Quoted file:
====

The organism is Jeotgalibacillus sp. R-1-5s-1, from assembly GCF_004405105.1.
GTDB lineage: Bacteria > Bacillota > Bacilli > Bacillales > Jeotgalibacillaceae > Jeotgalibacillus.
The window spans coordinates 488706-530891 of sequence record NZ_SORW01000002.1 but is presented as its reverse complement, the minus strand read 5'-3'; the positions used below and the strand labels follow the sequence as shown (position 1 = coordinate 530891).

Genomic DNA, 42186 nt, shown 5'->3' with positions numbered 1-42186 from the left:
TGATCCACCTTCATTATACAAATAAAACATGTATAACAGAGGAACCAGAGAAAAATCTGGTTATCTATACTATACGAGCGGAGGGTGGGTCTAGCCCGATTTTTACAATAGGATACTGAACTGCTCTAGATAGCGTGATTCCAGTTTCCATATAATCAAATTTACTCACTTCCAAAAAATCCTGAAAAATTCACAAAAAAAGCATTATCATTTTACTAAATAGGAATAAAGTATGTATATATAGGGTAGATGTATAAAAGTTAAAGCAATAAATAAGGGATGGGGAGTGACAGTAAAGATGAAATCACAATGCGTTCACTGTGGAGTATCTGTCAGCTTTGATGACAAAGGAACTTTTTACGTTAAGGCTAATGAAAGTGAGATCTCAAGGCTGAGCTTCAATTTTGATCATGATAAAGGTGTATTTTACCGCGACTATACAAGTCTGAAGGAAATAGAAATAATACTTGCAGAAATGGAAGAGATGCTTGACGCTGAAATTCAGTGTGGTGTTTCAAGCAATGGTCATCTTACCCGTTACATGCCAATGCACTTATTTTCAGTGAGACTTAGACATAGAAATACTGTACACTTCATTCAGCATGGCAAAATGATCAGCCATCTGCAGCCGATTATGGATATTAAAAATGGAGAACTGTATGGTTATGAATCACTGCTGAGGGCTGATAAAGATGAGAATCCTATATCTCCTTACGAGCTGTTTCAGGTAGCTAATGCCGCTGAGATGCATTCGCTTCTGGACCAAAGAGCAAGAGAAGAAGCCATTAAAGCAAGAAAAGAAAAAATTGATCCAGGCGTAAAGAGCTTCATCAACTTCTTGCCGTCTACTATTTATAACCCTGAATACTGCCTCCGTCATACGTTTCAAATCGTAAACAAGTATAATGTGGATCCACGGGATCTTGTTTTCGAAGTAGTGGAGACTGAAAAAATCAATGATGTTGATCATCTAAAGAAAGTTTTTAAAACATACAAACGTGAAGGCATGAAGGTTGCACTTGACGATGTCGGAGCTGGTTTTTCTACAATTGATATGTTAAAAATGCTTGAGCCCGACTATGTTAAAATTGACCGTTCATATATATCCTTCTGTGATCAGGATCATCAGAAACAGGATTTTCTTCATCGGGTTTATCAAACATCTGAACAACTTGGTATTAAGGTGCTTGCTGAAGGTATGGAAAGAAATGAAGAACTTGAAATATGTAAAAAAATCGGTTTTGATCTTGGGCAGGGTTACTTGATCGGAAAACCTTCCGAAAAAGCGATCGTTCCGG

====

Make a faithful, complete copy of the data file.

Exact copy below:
The organism is Jeotgalibacillus sp. R-1-5s-1, from assembly GCF_004405105.1.
GTDB lineage: Bacteria > Bacillota > Bacilli > Bacillales > Jeotgalibacillaceae > Jeotgalibacillus.
The window spans coordinates 488706-530891 of sequence record NZ_SORW01000002.1 but is presented as its reverse complement, the minus strand read 5'-3'; the positions used below and the strand labels follow the sequence as shown (position 1 = coordinate 530891).

Genomic DNA, 42186 nt, shown 5'->3' with positions numbered 1-42186 from the left:
TGATCCACCTTCATTATACAAATAAAACATGTATAACAGAGGAACCAGAGAAAAATCTGGTTATCTATACTATACGAGCGGAGGGTGGGTCTAGCCCGATTTTTACAATAGGATACTGAACTGCTCTAGATAGCGTGATTCCAGTTTCCATATAATCAAATTTACTCACTTCCAAAAAATCCTGAAAAATTCACAAAAAAAGCATTATCATTTTACTAAATAGGAATAAAGTATGTATATATAGGGTAGATGTATAAAAGTTAAAGCAATAAATAAGGGATGGGGAGTGACAGTAAAGATGAAATCACAATGCGTTCACTGTGGAGTATCTGTCAGCTTTGATGACAAAGGAACTTTTTACGTTAAGGCTAATGAAAGTGAGATCTCAAGGCTGAGCTTCAATTTTGATCATGATAAAGGTGTATTTTACCGCGACTATACAAGTCTGAAGGAAATAGAAATAATACTTGCAGAAATGGAAGAGATGCTTGACGCTGAAATTCAGTGTGGTGTTTCAAGCAATGGTCATCTTACCCGTTACATGCCAATGCACTTATTTTCAGTGAGACTTAGACATAGAAATACTGTACACTTCATTCAGCATGGCAAAATGATCAGCCATCTGCAGCCGATTATGGATATTAAAAATGGAGAACTGTATGGTTATGAATCACTGCTGAGGGCTGATAAAGATGAGAATCCTATATCTCCTTACGAGCTGTTTCAGGTAGCTAATGCCGCTGAGATGCATTCGCTTCTGGACCAAAGAGCAAGAGAAGAAGCCATTAAAGCAAGAAAAGAAAAAATTGATCCAGGCGTAAAGAGCTTCATCAACTTCTTGCCGTCTACTATTTATAACCCTGAATACTGCCTCCGTCATACGTTTCAAATCGTAAACAAGTATAATGTGGATCCACGGGATCTTGTTTTCGAAGTAGTGGAGACTGAAAAAATCAATGATGTTGATCATCTAAAGAAAGTTTTTAAAACATACAAACGTGAAGGCATGAAGGTTGCACTTGACGATGTCGGAGCTGGTTTTTCTACAATTGATATGTTAAAAATGCTTGAGCCCGACTATGTTAAAATTGACCGTTCATATATATCCTTCTGTGATCAGGATCATCAGAAACAGGATTTTCTTCATCGGGTTTATCAAACATCTGAACAACTTGGTATTAAGGTGCTTGCTGAAGGTATGGAAAGAAATGAAGAACTTGAAATATGTAAAAAAATCGGTTTTGATCTTGGGCAGGGTTACTTGATCGGAAAACCTTCCGAAAAAGCGATCGTTCCGG